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Red Equinox Paperback – January 16, 2015
"Enlightenment Now: The Case for Reason, Science, Humanism, and Progress"
Is the world really falling apart? Is the ideal of progress obsolete? Cognitive scientist and public intellectual Steven Pinker urges us to step back from the gory headlines and prophecies of doom, and instead, follow the data: In seventy-five jaw-dropping graphs, Pinker shows that life, health, prosperity, safety, peace, knowledge, and happiness are on the rise. Learn more
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"Douglas Wynne has accomplished a rare feat in Red Equinox. He has written a thrilling action-adventure story while at the same time melding it with hints--and more than hints--of chilling Lovecraftian cosmicism. Vivid characters, a keen sense of place, and a cleverly executed plot contribute to making Red Equinox one of the more notable novels in the Lovecraftian tradition."
"Douglas Wynne has done what countless authors have tried--and most have failed--to do; he's brought Lovecraft into the modern world. And he's done it in such a plausible and unsettling way, you'll wonder what lurks just beyond the understanding of man and you'll fear the coming of darkness. A love letter to Lovecraft, no fan of the Mythos should let this one pass them by."
"No Lovecraft fan--or horror fan for that matter--should miss this one! Philosophical and creepy...I enjoyed it immensely."
"Cleverly plotted, with engaging characters and wonderful Lovecraftian touches, the book reveals Douglas Wynne a true acolyte of Eldritch Horror!"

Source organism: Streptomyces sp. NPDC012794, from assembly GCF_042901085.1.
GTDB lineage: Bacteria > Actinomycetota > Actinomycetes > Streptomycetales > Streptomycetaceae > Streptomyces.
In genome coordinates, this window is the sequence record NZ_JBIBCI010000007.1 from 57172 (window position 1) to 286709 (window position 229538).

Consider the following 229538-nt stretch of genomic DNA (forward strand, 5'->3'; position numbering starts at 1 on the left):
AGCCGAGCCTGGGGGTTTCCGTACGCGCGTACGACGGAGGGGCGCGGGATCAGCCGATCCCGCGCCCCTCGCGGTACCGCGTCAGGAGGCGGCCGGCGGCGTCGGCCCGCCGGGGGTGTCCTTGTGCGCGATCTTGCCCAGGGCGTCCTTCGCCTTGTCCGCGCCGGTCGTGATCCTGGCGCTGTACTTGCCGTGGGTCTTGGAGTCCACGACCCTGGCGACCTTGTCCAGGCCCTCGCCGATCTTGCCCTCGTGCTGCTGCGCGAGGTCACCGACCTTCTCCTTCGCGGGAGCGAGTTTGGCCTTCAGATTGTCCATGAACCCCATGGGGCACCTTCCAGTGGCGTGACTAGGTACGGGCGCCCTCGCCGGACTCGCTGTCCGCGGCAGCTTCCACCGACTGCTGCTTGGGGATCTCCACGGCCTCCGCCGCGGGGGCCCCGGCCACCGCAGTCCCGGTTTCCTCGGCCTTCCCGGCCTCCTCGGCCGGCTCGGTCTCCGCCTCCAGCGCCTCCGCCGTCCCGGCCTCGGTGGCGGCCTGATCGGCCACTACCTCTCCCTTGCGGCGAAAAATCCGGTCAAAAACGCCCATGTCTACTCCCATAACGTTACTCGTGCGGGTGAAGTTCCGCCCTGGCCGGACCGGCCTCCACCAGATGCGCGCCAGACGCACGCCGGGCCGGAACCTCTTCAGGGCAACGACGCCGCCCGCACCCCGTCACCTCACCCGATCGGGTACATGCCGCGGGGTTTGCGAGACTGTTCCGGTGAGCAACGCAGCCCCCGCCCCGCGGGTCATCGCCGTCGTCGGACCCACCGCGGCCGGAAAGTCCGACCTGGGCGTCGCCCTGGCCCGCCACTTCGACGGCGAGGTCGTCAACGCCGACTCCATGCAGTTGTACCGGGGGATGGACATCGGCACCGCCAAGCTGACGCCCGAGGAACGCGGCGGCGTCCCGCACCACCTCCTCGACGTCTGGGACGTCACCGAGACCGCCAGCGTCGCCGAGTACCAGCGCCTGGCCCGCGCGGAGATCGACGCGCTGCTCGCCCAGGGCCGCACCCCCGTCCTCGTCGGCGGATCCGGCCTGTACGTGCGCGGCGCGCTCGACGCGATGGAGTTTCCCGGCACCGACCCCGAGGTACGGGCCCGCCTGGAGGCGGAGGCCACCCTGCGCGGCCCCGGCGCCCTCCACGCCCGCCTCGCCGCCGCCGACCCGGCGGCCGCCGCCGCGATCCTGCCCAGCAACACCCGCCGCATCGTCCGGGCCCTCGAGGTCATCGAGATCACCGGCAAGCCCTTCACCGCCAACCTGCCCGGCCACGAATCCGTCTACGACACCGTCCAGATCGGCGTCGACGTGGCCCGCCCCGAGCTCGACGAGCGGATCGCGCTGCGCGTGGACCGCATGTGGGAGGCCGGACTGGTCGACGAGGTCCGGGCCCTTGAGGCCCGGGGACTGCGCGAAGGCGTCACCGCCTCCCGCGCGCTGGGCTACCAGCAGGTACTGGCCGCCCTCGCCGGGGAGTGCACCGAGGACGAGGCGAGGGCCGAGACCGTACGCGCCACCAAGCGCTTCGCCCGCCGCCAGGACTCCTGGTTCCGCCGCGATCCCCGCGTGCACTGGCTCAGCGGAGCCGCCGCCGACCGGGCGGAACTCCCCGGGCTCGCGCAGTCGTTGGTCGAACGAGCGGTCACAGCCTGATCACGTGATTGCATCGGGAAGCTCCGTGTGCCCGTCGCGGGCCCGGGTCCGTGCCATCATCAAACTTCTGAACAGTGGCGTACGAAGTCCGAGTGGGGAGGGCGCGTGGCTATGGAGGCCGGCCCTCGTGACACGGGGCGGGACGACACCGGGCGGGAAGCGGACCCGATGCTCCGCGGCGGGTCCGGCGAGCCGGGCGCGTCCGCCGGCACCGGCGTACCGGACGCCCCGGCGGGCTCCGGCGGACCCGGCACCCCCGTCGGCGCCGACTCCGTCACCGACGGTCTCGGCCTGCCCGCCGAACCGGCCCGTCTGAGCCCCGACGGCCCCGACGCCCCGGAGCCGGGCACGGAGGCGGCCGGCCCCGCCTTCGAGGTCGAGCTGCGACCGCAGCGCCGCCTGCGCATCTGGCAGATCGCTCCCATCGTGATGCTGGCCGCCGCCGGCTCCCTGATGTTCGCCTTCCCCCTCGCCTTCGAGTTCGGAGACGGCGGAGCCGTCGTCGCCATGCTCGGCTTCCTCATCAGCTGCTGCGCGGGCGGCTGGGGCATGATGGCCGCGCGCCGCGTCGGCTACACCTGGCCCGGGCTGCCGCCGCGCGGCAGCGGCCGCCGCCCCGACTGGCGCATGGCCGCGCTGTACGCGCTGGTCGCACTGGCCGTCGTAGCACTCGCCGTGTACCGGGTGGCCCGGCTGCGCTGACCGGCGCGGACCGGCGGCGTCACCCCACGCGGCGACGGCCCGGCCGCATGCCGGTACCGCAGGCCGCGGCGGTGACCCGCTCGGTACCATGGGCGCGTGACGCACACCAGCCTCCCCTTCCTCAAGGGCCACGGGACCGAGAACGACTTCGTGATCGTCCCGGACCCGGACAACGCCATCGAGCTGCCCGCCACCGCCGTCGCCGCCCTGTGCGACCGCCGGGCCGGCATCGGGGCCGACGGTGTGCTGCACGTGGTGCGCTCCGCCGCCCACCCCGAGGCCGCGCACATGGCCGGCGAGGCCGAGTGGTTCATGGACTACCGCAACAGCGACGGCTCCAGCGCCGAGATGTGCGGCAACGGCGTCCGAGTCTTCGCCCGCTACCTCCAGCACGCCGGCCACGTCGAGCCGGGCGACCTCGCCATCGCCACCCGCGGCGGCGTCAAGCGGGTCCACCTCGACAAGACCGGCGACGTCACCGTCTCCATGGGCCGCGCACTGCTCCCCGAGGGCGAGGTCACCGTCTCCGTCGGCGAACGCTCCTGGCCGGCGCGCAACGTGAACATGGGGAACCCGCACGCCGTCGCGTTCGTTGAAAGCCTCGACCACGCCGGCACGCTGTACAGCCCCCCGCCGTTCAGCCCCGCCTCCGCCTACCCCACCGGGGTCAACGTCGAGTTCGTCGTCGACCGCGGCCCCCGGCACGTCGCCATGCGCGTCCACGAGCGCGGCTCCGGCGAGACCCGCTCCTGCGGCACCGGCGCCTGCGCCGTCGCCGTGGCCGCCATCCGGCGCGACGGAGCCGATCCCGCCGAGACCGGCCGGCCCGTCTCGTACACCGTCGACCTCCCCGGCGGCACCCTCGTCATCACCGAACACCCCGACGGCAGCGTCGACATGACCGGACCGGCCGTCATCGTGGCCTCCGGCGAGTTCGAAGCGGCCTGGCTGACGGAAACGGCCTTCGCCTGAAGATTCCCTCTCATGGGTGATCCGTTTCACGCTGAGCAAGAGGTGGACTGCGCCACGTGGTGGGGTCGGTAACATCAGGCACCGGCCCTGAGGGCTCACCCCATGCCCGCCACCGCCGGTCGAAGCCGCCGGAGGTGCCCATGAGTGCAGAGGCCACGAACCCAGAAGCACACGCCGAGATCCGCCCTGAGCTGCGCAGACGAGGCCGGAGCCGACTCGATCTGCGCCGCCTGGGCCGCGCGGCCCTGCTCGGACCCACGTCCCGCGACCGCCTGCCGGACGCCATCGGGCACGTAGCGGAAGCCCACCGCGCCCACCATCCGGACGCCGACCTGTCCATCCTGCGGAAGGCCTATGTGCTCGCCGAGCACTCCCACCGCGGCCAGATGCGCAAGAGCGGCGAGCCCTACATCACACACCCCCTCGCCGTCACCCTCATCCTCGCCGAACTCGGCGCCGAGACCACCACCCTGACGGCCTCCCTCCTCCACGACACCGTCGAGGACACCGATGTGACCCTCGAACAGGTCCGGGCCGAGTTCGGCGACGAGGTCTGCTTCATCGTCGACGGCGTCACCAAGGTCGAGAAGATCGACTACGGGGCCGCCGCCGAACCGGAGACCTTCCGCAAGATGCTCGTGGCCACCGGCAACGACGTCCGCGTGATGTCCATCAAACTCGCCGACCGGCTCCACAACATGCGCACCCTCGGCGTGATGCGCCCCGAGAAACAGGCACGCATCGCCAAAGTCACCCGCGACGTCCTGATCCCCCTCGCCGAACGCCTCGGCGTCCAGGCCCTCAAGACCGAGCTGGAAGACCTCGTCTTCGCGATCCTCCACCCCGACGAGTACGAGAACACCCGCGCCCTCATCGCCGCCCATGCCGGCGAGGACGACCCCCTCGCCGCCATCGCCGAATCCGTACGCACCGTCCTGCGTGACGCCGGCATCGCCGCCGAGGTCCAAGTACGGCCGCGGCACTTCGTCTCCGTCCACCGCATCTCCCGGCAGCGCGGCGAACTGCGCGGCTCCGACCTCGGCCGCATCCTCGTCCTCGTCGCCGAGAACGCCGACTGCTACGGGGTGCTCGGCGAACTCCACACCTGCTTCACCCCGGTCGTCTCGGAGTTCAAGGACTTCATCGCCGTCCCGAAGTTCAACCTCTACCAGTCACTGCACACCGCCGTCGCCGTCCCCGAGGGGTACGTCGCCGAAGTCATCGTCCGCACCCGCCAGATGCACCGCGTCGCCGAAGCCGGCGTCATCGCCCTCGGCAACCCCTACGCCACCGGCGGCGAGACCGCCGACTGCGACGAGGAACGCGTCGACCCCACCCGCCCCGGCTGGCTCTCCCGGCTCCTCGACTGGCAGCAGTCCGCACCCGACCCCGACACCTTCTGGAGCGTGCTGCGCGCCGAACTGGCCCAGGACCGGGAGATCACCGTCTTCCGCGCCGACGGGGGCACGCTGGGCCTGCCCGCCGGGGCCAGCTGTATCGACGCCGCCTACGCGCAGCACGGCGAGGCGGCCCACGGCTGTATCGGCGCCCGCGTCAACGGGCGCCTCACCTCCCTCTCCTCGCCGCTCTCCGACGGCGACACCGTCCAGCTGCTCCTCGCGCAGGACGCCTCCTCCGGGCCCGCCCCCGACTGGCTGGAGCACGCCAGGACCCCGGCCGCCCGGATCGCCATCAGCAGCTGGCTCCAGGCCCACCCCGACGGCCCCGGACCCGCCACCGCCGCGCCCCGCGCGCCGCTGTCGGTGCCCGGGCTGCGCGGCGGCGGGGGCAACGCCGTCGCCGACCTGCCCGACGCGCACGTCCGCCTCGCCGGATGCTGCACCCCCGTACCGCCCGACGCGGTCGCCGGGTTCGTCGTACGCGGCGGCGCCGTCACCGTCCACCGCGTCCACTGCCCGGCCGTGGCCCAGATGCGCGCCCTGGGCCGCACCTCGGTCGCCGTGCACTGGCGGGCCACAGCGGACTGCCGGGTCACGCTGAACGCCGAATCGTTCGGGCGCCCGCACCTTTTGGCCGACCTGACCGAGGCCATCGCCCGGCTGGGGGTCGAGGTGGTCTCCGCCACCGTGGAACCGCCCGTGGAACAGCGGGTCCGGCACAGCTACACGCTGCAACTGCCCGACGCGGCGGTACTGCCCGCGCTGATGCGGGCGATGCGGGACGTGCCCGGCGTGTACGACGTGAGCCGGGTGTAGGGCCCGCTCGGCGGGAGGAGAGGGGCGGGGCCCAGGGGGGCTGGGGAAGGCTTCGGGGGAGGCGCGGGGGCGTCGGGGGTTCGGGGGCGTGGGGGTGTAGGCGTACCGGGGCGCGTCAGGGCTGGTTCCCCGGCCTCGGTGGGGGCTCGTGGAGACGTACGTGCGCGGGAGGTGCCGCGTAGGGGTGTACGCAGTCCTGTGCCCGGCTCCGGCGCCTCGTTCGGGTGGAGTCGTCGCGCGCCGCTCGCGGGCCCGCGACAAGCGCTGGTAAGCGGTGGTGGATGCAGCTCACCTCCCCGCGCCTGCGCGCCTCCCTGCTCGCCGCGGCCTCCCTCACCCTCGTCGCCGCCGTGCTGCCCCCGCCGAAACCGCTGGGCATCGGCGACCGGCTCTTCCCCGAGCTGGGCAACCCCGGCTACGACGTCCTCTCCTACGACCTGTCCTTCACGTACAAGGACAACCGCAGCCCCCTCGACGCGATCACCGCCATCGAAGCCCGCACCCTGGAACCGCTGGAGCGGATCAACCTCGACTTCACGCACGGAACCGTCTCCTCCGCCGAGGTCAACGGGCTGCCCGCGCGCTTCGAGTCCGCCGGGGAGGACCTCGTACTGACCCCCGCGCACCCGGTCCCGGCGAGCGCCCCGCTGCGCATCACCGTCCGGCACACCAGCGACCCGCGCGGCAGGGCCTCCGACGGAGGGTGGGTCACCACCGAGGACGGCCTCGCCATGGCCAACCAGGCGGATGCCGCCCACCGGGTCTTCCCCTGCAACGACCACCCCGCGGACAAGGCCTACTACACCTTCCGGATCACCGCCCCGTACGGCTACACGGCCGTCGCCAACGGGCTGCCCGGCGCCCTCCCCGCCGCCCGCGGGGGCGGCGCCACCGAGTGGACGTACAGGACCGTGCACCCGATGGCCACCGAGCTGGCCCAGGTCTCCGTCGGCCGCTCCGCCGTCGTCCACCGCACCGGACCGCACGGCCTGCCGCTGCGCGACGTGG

"A post-apocalyptic, Lovecraftian, semi-YA adventure. Great, if frequently chilling, fun."
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Doug Wynn didn't just put a prize in the box, his Cracker Jacks are in a Bag of Holding, and the prize chews your arm off and tries to pull the rest of you into a dark abyss. What could be more fun than that?
Without giving too much away, Red Equinox delivers the monsters, but not in a "Crap. Not another Hellraiser sequel." Kind of way, but also not in a "look-how-clever-me-the-author-am" way, either. To continue with cinematic comparisons, it's like the first time you saw a Guillermo Del Toro movie. It starts, and you think, "Okay. Good production value, good acting, good story..." and by 20 minutes in, you're throwing popcorn at the screen, screaming at the guy not to open the basement door, even as a small part of you roots for what's behind that door, because you've been waiting to see what a Great Old One would do to a hu-man.
Addtional: 07/01/2015. I recently reread the novel. It holds up to repeat readings, the plot still flows, the characters are still interesting, and in general it was just what the cultist ordered. So go forth and read, you won't be disappointed.
Becca is a photographer who just lost her grandmother. She finds herself thrust into an end of the world scenario where old, slumbering gods are going to be called back into world by a cult and she seems to be the only one who can stop it. She has to fight personal demons and threats from beyond the veil of reality. I know that's a pretty bare bones synopsis, but those are the facts.